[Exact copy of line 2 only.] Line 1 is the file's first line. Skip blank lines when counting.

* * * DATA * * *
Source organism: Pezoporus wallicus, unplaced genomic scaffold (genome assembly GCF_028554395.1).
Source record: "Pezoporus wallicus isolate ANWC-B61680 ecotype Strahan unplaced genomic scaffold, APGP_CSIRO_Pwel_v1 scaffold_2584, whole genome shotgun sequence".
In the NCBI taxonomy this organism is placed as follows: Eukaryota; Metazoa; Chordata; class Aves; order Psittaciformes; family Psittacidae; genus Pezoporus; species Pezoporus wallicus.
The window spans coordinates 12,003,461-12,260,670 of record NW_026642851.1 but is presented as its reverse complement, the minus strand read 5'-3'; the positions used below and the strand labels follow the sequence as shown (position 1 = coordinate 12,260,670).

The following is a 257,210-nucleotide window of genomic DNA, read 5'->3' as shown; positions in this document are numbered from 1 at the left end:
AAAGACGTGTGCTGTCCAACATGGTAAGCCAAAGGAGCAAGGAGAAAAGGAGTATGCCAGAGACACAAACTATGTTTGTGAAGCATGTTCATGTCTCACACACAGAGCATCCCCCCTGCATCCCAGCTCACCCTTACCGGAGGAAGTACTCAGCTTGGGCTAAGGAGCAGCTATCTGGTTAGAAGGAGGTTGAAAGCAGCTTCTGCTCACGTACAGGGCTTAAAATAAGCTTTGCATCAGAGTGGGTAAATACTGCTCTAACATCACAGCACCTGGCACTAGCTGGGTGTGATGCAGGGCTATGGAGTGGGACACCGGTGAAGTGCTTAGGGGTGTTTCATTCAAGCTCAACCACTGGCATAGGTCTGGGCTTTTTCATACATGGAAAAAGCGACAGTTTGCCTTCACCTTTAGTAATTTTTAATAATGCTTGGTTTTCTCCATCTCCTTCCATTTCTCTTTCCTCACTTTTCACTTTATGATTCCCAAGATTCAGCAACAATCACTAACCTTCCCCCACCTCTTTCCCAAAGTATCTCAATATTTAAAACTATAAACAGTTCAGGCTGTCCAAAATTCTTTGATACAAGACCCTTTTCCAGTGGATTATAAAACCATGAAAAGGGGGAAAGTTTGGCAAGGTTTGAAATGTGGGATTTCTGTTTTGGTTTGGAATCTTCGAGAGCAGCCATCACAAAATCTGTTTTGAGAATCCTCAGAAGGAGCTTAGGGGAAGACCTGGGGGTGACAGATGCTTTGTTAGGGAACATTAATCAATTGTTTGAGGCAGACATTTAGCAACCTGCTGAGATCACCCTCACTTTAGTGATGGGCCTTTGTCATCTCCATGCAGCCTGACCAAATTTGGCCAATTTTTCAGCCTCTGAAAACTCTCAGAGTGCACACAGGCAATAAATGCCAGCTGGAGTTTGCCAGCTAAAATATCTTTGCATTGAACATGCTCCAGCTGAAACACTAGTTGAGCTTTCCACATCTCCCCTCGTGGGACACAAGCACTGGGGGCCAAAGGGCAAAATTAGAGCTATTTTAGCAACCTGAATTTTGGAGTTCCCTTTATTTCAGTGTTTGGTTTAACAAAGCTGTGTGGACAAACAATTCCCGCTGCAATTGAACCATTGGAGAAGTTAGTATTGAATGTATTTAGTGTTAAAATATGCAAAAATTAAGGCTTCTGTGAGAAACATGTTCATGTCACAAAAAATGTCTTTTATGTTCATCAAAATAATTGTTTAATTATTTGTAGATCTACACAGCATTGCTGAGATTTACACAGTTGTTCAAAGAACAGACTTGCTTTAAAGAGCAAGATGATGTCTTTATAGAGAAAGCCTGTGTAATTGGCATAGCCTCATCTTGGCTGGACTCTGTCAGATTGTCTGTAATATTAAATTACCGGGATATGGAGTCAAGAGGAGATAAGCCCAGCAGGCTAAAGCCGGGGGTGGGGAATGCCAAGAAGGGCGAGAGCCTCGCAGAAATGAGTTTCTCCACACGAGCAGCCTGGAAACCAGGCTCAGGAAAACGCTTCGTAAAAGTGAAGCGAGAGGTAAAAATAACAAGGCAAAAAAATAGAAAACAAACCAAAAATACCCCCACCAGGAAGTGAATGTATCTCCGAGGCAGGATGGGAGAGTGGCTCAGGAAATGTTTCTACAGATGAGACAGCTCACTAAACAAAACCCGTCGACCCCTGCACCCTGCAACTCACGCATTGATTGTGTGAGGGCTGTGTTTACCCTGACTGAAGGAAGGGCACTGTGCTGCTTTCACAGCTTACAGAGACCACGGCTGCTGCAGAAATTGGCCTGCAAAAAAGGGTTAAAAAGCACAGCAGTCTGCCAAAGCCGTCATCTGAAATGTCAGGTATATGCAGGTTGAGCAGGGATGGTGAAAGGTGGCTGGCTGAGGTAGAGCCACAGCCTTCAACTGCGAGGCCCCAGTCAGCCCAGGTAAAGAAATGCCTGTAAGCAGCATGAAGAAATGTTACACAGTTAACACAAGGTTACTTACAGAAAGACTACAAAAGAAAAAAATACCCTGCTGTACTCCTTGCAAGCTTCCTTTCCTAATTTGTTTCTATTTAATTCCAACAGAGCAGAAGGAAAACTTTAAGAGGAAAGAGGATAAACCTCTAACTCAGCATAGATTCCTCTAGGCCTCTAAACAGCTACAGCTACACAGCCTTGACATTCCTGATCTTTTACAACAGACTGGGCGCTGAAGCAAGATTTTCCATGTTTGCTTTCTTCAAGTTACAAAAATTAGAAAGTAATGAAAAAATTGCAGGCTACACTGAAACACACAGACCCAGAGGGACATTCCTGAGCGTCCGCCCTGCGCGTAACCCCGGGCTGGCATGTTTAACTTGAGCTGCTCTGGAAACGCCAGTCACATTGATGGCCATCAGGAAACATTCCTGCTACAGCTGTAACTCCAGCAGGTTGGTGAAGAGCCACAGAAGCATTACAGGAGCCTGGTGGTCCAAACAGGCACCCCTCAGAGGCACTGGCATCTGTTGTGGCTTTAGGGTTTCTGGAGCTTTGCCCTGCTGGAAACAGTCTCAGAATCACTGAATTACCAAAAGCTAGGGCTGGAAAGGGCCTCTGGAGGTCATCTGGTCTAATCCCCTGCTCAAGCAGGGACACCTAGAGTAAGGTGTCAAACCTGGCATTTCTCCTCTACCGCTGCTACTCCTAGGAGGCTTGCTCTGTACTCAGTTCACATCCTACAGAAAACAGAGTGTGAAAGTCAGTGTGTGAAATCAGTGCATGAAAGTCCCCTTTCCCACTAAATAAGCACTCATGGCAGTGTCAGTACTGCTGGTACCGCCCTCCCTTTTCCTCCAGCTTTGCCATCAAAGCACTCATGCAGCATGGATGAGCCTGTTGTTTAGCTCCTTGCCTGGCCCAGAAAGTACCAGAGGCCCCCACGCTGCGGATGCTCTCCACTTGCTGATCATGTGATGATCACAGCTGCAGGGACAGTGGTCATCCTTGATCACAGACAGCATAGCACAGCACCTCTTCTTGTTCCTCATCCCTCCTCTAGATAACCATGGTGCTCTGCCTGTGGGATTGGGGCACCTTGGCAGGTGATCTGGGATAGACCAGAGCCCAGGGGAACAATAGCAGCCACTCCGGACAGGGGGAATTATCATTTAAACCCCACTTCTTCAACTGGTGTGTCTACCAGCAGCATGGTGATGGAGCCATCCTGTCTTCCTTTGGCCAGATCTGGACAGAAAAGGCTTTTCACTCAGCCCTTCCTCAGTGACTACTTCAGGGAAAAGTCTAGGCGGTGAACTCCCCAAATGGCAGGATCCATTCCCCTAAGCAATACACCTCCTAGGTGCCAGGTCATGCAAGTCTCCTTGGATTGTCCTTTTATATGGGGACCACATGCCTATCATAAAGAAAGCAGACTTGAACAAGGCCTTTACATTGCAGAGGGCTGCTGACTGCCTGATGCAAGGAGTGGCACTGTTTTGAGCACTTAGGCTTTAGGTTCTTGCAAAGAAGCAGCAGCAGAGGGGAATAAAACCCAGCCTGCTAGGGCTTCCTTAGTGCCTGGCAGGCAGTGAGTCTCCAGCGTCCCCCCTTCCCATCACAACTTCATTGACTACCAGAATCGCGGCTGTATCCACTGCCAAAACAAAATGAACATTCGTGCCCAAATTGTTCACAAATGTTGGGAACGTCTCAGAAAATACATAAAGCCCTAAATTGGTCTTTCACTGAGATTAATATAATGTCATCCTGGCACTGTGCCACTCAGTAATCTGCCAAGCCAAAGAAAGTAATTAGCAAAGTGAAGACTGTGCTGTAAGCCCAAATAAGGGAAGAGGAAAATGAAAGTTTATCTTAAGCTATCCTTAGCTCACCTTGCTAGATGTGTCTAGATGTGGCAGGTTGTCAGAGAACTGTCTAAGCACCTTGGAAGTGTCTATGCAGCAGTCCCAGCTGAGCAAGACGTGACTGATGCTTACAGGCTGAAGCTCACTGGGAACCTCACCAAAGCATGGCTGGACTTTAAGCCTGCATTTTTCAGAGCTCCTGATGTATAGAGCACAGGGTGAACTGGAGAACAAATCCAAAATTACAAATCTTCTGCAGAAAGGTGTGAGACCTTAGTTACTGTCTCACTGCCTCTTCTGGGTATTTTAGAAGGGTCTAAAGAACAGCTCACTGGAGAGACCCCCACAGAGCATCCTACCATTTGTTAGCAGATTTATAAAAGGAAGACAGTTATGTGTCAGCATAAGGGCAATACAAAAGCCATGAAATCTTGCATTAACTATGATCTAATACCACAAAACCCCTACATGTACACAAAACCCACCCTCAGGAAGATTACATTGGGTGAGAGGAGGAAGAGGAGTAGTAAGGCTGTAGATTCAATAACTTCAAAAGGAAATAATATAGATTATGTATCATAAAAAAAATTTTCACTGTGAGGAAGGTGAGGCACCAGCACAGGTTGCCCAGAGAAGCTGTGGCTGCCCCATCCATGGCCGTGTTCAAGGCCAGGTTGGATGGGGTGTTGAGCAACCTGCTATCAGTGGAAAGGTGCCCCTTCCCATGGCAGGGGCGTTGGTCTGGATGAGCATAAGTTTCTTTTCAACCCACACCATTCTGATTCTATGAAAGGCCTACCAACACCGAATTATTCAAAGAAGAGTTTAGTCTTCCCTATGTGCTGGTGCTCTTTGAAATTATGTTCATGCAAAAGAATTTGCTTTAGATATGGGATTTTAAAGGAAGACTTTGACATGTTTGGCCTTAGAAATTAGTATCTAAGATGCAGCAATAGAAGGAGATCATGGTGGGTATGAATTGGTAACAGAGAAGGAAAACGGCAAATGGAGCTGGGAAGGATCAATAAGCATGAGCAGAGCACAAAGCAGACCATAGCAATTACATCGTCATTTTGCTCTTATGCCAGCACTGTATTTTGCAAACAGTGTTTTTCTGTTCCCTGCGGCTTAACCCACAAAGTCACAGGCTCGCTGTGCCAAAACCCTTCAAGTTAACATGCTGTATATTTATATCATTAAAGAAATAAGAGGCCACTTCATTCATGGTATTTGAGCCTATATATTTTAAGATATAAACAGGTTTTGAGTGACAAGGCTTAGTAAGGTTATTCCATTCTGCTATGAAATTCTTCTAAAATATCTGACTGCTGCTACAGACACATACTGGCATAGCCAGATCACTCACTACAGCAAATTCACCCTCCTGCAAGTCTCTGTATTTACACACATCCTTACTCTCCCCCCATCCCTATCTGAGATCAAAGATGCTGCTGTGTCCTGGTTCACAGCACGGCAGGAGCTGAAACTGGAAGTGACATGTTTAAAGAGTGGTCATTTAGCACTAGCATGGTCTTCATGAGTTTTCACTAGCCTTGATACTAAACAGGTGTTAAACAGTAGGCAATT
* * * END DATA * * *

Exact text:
Source record: "Pezoporus wallicus isolate ANWC-B61680 ecotype Strahan unplaced genomic scaffold, APGP_CSIRO_Pwel_v1 scaffold_2584, whole genome shotgun sequence".